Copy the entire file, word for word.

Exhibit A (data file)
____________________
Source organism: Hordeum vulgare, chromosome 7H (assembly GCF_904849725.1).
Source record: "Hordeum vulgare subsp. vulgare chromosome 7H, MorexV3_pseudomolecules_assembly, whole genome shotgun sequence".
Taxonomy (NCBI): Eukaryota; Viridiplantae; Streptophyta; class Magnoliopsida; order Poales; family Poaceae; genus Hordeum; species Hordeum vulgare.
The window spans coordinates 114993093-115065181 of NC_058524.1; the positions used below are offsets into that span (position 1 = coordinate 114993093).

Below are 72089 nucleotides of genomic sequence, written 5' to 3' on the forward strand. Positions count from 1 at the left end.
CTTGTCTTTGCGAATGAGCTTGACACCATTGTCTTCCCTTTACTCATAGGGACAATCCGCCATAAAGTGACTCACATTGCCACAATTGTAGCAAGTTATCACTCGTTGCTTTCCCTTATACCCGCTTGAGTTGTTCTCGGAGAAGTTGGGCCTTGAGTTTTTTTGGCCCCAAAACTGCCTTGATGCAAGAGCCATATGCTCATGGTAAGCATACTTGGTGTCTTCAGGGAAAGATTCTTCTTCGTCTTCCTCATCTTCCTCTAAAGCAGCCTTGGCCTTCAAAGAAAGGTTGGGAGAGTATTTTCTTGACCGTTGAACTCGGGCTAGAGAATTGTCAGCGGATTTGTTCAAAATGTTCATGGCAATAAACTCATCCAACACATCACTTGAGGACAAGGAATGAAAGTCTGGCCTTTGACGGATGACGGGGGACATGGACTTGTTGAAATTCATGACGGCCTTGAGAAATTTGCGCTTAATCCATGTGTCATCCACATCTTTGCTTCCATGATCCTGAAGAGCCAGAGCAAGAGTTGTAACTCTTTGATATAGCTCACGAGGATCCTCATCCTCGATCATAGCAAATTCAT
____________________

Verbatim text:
Source organism: Hordeum vulgare, chromosome 7H (assembly GCF_904849725.1).
Source record: "Hordeum vulgare subsp. vulgare chromosome 7H, MorexV3_pseudomolecules_assembly, whole genome shotgun sequence".
Taxonomy (NCBI): Eukaryota; Viridiplantae; Streptophyta; class Magnoliopsida; order Poales; family Poaceae; genus Hordeum; species Hordeum vulgare.
The window spans coordinates 114993093-115065181 of NC_058524.1; the positions used below are offsets into that span (position 1 = coordinate 114993093).

Below are 72089 nucleotides of genomic sequence, written 5' to 3' on the forward strand. Positions count from 1 at the left end.
CTTGTCTTTGCGAATGAGCTTGACACCATTGTCTTCCCTTTACTCATAGGGACAATCCGCCATAAAGTGACTCACATTGCCACAATTGTAGCAAGTTATCACTCGTTGCTTTCCCTTATACCCGCTTGAGTTGTTCTCGGAGAAGTTGGGCCTTGAGTTTTTTTGGCCCCAAAACTGCCTTGATGCAAGAGCCATATGCTCATGGTAAGCATACTTGGTGTCTTCAGGGAAAGATTCTTCTTCGTCTTCCTCATCTTCCTCTAAAGCAGCCTTGGCCTTCAAAGAAAGGTTGGGAGAGTATTTTCTTGACCGTTGAACTCGGGCTAGAGAATTGTCAGCGGATTTGTTCAAAATGTTCATGGCAATAAACTCATCCAACACATCACTTGAGGACAAGGAATGAAAGTCTGGCCTTTGACGGATGACGGGGGACATGGACTTGTTGAAATTCATGACGGCCTTGAGAAATTTGCGCTTAATCCATGTGTCATCCACATCTTTGCTTCCATGATCCTGAAGAGCCAGAGCAAGAGTTGTAACTCTTTGATATAGCTCACGAGGATCCTCATCCTCGATCATAGCAAATTCAT